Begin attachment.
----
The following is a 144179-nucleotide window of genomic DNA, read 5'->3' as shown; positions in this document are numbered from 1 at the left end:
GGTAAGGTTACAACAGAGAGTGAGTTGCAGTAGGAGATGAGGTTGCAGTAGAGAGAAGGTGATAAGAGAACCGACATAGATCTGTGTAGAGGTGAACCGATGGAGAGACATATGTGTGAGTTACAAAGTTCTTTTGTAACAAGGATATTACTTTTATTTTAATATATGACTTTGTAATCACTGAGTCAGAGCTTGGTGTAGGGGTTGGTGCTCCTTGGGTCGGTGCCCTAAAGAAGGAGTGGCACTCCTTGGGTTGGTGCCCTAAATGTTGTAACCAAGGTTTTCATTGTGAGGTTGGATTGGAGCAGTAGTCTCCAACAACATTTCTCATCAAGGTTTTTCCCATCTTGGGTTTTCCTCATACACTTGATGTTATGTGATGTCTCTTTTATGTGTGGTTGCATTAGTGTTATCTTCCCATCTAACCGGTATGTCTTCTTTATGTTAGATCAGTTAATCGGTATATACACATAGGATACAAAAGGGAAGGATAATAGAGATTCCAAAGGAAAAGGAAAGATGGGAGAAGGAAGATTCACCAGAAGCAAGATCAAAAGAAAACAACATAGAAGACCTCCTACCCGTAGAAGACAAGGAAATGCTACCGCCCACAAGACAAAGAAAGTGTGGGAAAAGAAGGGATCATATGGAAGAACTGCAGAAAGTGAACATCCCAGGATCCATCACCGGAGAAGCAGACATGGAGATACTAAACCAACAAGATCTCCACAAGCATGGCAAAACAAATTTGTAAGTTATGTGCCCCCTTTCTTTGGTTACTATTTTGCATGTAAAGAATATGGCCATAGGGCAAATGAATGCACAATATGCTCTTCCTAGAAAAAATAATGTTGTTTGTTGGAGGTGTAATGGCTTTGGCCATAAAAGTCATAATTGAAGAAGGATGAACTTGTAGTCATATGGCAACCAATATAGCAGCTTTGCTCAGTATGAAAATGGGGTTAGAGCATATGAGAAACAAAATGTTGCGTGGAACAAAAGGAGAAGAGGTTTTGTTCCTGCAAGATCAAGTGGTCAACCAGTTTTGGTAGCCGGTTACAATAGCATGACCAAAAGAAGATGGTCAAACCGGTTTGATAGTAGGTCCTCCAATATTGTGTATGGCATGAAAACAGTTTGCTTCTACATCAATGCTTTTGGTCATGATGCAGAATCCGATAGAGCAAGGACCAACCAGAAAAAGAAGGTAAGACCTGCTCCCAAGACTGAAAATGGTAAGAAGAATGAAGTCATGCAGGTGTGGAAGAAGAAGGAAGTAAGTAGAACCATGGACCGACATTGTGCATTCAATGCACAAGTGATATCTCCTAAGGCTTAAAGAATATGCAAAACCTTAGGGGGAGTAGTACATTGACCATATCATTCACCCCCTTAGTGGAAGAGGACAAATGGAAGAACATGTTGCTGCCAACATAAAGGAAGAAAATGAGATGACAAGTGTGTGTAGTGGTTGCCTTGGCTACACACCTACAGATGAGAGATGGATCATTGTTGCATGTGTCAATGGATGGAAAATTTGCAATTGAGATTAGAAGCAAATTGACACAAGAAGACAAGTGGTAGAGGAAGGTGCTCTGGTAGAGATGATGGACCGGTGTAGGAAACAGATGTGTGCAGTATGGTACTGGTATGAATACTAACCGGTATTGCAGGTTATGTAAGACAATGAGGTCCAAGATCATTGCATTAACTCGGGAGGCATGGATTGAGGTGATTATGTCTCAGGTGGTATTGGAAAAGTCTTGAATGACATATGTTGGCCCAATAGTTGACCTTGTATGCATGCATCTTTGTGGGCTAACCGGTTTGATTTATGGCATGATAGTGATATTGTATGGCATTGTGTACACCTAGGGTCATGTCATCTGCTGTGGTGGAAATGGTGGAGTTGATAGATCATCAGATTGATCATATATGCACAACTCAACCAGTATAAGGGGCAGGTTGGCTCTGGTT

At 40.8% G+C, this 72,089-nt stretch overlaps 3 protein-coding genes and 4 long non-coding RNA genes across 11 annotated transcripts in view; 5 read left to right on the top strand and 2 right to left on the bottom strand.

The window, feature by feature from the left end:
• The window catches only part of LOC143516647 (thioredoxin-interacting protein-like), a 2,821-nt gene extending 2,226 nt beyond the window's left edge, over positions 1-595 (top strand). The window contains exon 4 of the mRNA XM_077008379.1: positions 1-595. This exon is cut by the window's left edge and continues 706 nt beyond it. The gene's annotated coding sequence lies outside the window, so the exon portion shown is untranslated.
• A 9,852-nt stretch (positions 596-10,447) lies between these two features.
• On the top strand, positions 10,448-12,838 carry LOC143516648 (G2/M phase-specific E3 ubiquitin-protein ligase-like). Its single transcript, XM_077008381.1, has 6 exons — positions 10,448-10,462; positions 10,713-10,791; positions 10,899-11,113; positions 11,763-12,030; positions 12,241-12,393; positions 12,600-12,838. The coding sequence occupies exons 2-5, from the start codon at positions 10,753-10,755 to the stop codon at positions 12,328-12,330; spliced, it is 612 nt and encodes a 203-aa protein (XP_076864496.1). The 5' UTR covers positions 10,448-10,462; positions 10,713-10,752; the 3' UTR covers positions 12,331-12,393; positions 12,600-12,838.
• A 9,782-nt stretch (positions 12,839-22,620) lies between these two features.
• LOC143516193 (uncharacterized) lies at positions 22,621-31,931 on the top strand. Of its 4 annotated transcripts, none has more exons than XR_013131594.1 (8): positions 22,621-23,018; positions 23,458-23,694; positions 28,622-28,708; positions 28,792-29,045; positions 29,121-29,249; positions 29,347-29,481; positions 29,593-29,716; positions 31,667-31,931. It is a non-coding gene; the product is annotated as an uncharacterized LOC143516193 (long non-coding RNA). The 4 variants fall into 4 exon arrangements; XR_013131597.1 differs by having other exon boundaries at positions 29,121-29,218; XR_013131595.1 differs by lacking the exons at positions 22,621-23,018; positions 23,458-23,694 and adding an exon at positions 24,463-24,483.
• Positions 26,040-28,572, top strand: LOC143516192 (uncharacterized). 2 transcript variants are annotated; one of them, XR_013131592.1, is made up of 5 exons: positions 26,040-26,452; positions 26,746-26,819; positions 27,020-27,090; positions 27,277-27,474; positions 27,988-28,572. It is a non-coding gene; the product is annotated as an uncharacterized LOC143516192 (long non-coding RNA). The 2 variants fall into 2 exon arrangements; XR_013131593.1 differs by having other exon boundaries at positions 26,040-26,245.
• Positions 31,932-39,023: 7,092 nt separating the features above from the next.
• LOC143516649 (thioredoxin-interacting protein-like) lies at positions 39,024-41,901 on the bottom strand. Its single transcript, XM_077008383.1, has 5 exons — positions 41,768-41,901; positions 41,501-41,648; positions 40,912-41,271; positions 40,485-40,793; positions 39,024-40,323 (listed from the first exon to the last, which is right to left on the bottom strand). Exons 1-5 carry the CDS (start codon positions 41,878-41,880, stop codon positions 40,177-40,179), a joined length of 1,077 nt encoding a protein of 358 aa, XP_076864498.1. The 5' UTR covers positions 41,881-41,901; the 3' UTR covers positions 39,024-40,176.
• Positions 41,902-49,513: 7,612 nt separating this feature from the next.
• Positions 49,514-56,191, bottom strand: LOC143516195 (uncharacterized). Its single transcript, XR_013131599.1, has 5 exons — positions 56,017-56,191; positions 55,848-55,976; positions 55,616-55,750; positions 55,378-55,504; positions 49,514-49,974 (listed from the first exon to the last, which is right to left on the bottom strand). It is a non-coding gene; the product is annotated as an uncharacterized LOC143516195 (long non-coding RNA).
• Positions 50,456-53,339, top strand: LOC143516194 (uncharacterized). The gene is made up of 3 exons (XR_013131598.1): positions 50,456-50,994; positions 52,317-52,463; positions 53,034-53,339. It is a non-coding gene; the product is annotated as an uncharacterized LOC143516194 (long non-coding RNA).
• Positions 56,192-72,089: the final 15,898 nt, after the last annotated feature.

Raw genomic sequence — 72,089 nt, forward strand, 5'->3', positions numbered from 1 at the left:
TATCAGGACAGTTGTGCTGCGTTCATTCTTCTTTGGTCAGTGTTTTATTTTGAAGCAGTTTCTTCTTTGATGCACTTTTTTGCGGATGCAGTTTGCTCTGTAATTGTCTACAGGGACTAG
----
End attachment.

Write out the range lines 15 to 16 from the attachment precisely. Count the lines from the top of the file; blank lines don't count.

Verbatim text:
• Positions 50,456-53,339, top strand: LOC143516194 (uncharacterized). The gene is made up of 3 exons (XR_013131598.1): positions 50,456-50,994; positions 52,317-52,463; positions 53,034-53,339. It is a non-coding gene; the product is annotated as an uncharacterized LOC143516194 (long non-coding RNA).
• Positions 56,192-72,089: the final 15,898 nt, after the last annotated feature.